Skip to content

A Review of Occupational Licensing

A Review of Occupational Licensing published on

This week the US Supreme Court is hearing arguments in the case of North Carolina Board of Dental Examiners v. Federal Trade Commission, addressing the questions of whether (or under what terms) state occupational licensing boards are immune from antitrust scrutiny. This is the case I referred to last week and linked to the preview of the arguments on SCOTUSblog.

Today I ran across a review of Morris Kleiner’s recent book, Stages of Occupational Regulation: Analysis of Case Studies, on Econ Journal Watch. Uwe Reinhardt (Princeton) provides a great overview of the general issue and Kleiner’s treatment of it. Below is the abstract of Reinhardt’s review:

The licensing of occupations—a very forceful intervention in markets—is pervasive and growing in modern economies. Yet the attention paid to it by economists and economics textbooks has been small. Highly welcome, therefore, has been the extensive and intensive work on this subject by Morris Kleiner. Kleiner’s latest book, titled Stages of Occupational Regulation: Analysis of Case Studies (2013), explores the progression of occupational regulation, from mere registration to certification to outright licensing—three distinct stages. Kleiner carefully selects for his analysis a series of occupations representing the stages of regulation, devoting a chapter to each occupation. He uses a variety of statistical approaches to tease out, from numerous databases, what the impact of mild to heavy regulation on labor markets appears to be.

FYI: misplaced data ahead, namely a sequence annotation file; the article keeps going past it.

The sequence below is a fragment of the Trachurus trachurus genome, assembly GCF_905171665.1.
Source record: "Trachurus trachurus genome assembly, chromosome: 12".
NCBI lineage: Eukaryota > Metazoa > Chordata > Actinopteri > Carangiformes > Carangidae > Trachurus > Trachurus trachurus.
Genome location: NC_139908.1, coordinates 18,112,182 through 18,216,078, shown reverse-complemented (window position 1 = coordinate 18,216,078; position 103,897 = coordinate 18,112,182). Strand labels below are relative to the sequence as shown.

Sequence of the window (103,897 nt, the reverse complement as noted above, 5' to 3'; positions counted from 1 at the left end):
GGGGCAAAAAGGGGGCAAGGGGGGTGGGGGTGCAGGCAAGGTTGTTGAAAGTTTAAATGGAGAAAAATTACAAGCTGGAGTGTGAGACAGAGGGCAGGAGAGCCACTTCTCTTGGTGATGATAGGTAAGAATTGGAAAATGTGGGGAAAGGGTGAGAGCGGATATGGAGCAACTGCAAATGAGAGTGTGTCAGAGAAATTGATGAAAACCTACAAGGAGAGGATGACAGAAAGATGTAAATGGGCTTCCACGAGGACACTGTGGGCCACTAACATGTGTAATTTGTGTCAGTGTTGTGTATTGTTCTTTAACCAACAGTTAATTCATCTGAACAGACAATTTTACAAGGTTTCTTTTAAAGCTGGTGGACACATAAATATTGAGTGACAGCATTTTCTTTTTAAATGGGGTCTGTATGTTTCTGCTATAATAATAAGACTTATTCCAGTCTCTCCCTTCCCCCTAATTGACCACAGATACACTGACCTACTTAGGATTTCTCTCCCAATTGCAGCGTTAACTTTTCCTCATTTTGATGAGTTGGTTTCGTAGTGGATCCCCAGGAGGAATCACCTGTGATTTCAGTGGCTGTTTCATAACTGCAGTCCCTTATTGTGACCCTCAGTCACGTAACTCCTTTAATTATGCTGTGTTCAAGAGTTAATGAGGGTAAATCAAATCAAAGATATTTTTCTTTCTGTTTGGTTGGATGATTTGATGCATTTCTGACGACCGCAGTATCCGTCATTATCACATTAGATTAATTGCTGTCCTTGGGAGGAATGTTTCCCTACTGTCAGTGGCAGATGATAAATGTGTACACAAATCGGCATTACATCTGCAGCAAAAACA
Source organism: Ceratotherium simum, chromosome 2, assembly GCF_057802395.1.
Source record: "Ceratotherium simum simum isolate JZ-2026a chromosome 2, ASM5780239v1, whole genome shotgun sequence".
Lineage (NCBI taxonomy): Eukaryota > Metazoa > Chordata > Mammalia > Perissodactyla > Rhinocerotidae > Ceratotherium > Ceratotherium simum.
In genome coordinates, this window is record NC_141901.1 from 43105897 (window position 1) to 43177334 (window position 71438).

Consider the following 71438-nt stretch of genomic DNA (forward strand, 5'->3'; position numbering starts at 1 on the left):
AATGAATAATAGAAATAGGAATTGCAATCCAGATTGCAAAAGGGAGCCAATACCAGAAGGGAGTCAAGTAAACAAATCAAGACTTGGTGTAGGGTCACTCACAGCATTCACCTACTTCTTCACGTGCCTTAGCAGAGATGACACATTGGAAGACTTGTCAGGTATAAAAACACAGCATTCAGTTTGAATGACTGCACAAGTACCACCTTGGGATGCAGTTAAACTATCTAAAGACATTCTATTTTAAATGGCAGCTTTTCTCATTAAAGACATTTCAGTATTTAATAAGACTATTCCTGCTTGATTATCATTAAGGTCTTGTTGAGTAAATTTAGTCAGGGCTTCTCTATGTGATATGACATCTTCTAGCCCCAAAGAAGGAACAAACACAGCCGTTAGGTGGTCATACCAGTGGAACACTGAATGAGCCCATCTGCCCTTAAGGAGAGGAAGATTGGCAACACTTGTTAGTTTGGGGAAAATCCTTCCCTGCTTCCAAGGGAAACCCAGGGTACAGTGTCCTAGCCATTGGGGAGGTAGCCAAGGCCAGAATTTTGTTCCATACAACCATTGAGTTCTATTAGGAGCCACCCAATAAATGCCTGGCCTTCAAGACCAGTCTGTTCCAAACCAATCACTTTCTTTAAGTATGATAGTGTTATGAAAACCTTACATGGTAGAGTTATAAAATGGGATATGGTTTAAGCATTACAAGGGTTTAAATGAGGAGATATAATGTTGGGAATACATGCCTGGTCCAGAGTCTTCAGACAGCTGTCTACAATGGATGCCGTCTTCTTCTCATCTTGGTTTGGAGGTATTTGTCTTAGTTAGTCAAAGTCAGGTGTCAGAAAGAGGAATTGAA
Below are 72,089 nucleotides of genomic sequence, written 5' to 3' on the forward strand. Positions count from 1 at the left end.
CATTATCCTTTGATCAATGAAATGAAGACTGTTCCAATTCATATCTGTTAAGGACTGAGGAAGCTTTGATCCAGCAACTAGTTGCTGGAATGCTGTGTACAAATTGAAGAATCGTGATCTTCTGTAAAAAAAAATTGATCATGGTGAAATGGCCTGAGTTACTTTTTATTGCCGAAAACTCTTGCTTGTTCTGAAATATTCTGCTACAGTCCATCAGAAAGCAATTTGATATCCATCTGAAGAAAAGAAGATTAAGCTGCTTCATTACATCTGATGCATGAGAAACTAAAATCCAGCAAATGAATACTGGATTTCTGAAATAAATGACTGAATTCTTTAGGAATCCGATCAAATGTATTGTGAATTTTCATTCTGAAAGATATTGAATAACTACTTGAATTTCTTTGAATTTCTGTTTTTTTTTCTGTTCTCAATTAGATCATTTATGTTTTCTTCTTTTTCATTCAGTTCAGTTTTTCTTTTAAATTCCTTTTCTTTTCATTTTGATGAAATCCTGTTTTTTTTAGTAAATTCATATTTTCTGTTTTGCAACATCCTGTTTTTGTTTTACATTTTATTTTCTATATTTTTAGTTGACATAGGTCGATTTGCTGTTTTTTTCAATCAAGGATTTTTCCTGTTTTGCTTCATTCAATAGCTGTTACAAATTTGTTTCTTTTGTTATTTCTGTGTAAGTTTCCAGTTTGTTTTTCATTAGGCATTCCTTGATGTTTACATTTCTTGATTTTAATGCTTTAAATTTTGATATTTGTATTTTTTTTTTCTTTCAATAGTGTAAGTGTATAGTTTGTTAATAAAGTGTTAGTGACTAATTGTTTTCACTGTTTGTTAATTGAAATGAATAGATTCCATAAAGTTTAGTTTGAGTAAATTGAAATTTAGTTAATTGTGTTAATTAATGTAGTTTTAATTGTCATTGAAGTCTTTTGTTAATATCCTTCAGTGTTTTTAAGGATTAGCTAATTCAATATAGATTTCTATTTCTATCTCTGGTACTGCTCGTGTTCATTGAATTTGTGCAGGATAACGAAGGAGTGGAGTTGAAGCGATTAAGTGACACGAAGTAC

Kleiner’s work leads him to call for a pervasive review of occupational regulation in the United States, with a view towards replacing occupational licensure, which introduces the most inefficiency and welfare loss, with mere certification of occupations. That recommendation gains plausibility in an age where cheap computation and data mining makes it possible to protect consumers from low-quality and possibly dangerous services by providing robust, user-friendly information on the quality of services delivered by competing occupations, such as doctors and nurse practitioners.

You can access the full article here. I may need to add Kleiner’s book to my list of fun-things-to-read-when-I-get-a-chance.

Primary Sidebar

%d bloggers like this: